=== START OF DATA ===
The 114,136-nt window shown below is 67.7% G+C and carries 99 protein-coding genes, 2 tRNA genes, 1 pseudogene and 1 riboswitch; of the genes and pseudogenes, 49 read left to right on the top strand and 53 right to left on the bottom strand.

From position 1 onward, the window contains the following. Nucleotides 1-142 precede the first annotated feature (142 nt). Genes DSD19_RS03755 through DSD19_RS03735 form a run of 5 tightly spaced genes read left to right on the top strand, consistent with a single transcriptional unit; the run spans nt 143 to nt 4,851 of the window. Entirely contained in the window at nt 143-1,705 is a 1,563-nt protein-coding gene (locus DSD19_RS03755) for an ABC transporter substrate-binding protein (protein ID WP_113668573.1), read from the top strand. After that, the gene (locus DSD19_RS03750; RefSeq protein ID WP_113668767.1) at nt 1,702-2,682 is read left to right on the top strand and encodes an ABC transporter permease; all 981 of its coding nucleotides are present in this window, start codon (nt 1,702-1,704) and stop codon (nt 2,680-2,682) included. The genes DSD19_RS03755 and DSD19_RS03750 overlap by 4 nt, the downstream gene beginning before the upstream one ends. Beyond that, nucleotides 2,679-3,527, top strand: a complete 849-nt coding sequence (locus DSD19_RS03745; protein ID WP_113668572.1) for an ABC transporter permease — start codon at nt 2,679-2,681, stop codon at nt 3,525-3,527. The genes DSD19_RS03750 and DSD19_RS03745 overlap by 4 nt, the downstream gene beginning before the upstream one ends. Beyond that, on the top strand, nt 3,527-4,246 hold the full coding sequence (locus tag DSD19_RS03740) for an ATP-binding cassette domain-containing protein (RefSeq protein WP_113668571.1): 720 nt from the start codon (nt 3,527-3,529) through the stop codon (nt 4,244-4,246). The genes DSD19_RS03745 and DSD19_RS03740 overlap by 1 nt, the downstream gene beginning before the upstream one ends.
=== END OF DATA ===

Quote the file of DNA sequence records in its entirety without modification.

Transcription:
The 114,136-nt window shown below is 67.7% G+C and carries 99 protein-coding genes, 2 tRNA genes, 1 pseudogene and 1 riboswitch; of the genes and pseudogenes, 49 read left to right on the top strand and 53 right to left on the bottom strand.

From position 1 onward, the window contains the following. Nucleotides 1-142 precede the first annotated feature (142 nt). Genes DSD19_RS03755 through DSD19_RS03735 form a run of 5 tightly spaced genes read left to right on the top strand, consistent with a single transcriptional unit; the run spans nt 143 to nt 4,851 of the window. Entirely contained in the window at nt 143-1,705 is a 1,563-nt protein-coding gene (locus DSD19_RS03755) for an ABC transporter substrate-binding protein (protein ID WP_113668573.1), read from the top strand. After that, the gene (locus DSD19_RS03750; RefSeq protein ID WP_113668767.1) at nt 1,702-2,682 is read left to right on the top strand and encodes an ABC transporter permease; all 981 of its coding nucleotides are present in this window, start codon (nt 1,702-1,704) and stop codon (nt 2,680-2,682) included. The genes DSD19_RS03755 and DSD19_RS03750 overlap by 4 nt, the downstream gene beginning before the upstream one ends. Beyond that, nucleotides 2,679-3,527, top strand: a complete 849-nt coding sequence (locus DSD19_RS03745; protein ID WP_113668572.1) for an ABC transporter permease — start codon at nt 2,679-2,681, stop codon at nt 3,525-3,527. The genes DSD19_RS03750 and DSD19_RS03745 overlap by 4 nt, the downstream gene beginning before the upstream one ends. Beyond that, on the top strand, nt 3,527-4,246 hold the full coding sequence (locus tag DSD19_RS03740) for an ATP-binding cassette domain-containing protein (RefSeq protein WP_113668571.1): 720 nt from the start codon (nt 3,527-3,529) through the stop codon (nt 4,244-4,246). The genes DSD19_RS03745 and DSD19_RS03740 overlap by 1 nt, the downstream gene beginning before the upstream one ends.